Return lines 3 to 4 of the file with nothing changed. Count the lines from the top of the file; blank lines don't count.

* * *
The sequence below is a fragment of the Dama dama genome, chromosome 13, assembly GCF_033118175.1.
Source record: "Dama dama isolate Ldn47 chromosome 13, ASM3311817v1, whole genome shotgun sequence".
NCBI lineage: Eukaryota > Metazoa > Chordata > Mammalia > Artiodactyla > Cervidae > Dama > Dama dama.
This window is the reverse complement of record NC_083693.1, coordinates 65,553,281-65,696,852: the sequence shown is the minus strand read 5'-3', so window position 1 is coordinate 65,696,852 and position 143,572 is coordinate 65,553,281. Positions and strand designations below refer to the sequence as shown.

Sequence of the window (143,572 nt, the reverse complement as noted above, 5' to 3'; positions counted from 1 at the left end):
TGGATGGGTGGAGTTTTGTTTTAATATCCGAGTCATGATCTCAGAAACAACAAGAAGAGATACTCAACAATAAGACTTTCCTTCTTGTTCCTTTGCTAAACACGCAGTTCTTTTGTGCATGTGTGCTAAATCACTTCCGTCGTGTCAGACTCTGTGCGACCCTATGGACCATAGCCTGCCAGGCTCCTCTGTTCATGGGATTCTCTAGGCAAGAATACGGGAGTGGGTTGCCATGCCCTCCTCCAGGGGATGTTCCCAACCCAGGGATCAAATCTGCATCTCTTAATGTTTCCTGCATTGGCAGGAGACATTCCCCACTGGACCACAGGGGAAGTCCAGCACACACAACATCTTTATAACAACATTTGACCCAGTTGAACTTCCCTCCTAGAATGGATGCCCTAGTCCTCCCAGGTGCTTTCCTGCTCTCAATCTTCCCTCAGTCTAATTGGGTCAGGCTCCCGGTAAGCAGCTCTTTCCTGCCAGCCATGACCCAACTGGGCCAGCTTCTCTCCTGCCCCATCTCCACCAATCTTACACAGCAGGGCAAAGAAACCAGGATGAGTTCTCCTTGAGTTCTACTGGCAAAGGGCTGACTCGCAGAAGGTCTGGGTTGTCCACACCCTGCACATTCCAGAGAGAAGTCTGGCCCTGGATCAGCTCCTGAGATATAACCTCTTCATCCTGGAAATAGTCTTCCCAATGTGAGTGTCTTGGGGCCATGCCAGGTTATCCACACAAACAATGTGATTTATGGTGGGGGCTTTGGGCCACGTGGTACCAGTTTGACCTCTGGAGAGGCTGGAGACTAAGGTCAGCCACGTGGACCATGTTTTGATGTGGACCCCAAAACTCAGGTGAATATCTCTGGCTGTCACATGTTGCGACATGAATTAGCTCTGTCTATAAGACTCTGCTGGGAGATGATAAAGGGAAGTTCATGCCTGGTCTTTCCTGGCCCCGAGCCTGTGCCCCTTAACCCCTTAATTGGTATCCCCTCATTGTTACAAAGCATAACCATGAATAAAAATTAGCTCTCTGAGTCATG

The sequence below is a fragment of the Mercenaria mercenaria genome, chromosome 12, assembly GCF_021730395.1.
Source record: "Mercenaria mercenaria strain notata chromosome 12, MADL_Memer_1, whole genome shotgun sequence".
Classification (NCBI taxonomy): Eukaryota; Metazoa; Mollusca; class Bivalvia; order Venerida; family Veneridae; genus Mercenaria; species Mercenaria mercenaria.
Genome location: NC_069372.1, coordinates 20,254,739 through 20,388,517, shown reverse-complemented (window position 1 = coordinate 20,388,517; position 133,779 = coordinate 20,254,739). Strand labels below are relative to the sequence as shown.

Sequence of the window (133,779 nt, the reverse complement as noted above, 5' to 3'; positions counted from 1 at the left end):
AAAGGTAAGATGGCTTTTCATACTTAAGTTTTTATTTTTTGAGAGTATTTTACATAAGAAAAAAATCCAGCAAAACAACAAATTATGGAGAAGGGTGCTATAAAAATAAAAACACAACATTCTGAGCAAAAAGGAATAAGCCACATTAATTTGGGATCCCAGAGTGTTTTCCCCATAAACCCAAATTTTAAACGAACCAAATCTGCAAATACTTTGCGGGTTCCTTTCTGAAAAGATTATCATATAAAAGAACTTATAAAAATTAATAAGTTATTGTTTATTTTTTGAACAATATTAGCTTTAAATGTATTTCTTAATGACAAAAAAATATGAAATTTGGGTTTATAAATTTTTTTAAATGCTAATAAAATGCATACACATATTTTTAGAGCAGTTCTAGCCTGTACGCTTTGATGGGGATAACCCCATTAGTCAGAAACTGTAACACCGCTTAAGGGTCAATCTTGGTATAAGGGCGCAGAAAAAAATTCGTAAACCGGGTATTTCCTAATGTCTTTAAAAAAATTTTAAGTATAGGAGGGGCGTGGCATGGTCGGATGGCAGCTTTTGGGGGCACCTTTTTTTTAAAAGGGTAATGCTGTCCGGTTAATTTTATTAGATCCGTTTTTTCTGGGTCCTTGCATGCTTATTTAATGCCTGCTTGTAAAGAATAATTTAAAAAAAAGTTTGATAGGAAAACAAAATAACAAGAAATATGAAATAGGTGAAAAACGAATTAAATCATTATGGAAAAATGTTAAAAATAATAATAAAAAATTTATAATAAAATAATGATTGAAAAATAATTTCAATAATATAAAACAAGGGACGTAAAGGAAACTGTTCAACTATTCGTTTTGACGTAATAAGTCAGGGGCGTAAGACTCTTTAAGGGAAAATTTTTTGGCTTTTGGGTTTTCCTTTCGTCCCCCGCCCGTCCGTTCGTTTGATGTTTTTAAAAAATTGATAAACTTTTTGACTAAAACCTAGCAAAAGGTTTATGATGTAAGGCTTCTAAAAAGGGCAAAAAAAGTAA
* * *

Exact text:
NCBI lineage: Eukaryota > Metazoa > Chordata > Mammalia > Artiodactyla > Cervidae > Dama > Dama dama.
This window is the reverse complement of record NC_083693.1, coordinates 65,553,281-65,696,852: the sequence shown is the minus strand read 5'-3', so window position 1 is coordinate 65,696,852 and position 143,572 is coordinate 65,553,281. Positions and strand designations below refer to the sequence as shown.